Interesting discussion with Mike Robertson’s blog entry You NEED Long Duration, Low Intensity Cardio as any stance creates opposing points of view. I agree that some endurance is needed, but many coaches are asking for details, as the devil is always there. This summer is an interesting experiment with different athletes (offseason). I don’t know what works but I do know that workouts help guide us to what could work. No matter how good the research is, it never really is what people do for the majority, so it leaves the coaches to decide what could happen. So many variables we need to start doing more on sharing simple data sets to tell a story, not a summary. I have been guilty of this and I apologize for not getting into detail. So, I will share just the team system as it’s beyond HRV.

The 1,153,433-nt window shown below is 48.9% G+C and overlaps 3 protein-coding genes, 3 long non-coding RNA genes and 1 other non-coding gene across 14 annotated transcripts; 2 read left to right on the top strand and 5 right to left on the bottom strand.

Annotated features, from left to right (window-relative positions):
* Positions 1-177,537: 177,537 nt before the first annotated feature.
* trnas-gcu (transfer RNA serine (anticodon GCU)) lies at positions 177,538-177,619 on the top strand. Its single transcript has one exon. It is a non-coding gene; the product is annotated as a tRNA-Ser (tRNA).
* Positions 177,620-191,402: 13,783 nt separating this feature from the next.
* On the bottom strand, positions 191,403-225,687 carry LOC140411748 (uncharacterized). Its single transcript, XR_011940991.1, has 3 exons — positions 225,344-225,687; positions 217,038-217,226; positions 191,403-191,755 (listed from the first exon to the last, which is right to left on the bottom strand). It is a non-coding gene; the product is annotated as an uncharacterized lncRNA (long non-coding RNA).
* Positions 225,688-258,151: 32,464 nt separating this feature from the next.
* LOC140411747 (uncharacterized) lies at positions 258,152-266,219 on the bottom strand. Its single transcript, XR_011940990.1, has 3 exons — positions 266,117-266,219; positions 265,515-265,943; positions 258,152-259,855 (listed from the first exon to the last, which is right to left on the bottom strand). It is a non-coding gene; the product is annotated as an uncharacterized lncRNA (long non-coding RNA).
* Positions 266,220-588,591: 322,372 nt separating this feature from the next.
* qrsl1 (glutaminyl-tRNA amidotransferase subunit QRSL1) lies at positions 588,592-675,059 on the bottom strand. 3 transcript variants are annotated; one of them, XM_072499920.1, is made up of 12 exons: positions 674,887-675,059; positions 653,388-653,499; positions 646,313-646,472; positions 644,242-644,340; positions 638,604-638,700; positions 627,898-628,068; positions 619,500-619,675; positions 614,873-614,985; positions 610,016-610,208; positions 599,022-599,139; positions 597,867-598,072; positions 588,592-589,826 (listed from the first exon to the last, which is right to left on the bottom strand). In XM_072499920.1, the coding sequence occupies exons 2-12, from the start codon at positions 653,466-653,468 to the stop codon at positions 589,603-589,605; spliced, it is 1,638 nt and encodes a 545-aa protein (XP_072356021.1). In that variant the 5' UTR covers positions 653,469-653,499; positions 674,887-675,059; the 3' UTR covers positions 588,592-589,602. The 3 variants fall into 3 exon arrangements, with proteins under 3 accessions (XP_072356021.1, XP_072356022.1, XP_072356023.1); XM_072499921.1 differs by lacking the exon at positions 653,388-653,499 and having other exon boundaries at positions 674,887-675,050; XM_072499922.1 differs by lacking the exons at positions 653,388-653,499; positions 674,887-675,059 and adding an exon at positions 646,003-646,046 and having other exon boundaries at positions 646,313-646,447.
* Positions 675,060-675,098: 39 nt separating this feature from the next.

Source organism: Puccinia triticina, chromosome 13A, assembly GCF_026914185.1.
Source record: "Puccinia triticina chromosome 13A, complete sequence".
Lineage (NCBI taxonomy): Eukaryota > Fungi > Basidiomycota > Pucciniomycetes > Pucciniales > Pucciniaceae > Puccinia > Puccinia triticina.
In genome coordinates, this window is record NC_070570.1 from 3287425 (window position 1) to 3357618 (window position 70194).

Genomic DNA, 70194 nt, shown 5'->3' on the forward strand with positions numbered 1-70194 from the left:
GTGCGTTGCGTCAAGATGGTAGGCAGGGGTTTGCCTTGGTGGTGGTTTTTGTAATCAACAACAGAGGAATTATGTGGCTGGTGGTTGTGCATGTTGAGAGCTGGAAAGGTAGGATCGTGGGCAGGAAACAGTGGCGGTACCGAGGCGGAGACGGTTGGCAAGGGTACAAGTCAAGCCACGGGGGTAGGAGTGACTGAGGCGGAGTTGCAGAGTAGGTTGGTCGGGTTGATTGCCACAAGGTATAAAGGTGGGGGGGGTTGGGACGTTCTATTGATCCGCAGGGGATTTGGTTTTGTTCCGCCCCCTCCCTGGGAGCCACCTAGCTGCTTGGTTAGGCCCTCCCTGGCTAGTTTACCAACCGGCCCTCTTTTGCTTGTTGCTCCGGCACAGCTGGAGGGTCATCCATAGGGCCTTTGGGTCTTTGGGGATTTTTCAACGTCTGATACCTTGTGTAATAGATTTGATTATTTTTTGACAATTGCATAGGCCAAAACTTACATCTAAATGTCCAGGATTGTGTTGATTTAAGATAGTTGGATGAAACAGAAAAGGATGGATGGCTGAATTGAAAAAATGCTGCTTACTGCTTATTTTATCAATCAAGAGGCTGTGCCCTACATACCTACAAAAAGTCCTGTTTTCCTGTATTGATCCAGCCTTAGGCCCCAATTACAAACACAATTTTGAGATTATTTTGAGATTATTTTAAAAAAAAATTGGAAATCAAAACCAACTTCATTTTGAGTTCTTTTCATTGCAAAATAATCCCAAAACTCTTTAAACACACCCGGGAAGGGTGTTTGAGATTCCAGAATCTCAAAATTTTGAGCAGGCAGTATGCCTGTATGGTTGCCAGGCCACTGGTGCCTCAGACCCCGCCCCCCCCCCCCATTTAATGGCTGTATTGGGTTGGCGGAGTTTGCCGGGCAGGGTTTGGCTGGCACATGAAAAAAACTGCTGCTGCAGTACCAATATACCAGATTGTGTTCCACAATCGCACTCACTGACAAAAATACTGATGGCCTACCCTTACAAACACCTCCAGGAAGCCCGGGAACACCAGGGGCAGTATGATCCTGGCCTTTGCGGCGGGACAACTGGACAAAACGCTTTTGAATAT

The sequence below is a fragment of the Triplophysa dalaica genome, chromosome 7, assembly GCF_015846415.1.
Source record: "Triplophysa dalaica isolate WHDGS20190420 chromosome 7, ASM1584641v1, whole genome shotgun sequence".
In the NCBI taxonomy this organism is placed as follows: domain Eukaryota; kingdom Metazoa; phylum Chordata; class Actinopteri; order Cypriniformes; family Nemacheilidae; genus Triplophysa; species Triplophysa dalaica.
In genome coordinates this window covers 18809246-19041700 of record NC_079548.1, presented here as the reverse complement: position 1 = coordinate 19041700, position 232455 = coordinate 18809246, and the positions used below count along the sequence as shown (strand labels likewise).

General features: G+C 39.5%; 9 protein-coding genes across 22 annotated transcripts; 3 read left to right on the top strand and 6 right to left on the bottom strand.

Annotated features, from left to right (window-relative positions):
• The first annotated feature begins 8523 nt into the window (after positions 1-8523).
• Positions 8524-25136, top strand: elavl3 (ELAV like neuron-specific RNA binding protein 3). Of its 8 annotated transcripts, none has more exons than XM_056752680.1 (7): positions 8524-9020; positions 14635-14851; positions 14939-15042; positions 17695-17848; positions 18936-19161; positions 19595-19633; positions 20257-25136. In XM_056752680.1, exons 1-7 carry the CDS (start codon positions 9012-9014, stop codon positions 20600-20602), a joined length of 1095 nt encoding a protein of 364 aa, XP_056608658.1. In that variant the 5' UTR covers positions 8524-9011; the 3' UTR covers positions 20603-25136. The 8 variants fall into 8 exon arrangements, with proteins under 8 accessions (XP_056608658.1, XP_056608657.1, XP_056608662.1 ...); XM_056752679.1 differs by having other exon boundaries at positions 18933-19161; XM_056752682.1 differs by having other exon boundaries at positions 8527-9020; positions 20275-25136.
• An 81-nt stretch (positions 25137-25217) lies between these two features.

HRV testing to me has done more to address the most obvious of questions. How an athlete is sleeping. What is their RPE from the day earlier. Sometimes and RPE immediately is not enough, when an athlete wakes up sore and stiff, the added perception is valuable. This makes me think about the long term effects of the workout. What about resting HR? Is the athlete getting fitter or is he training hard and overtraining? Is the HRV and HR great, but they are training like a fitness person or are they handling loads that are investments for the season? Do they wake up early or wake up late. Are they stable? What about notes on soreness or activity of the previous day? What is the gap of time between practice and wake time? Good morning HRV is not as helpful later in the day as much can happen between wake and an evening session. Is a low HR meaning their Yo-Yo test is like a freak midfielder on a EPL team or are they good for 30 minutes of jogging? My resting HR is 52 (standing) and I walk three days a week. I would get destroyed in a pick up basketball game. I will get into more about the context of aerobic training, but without details we don’t know if the aerobic intervention was successful.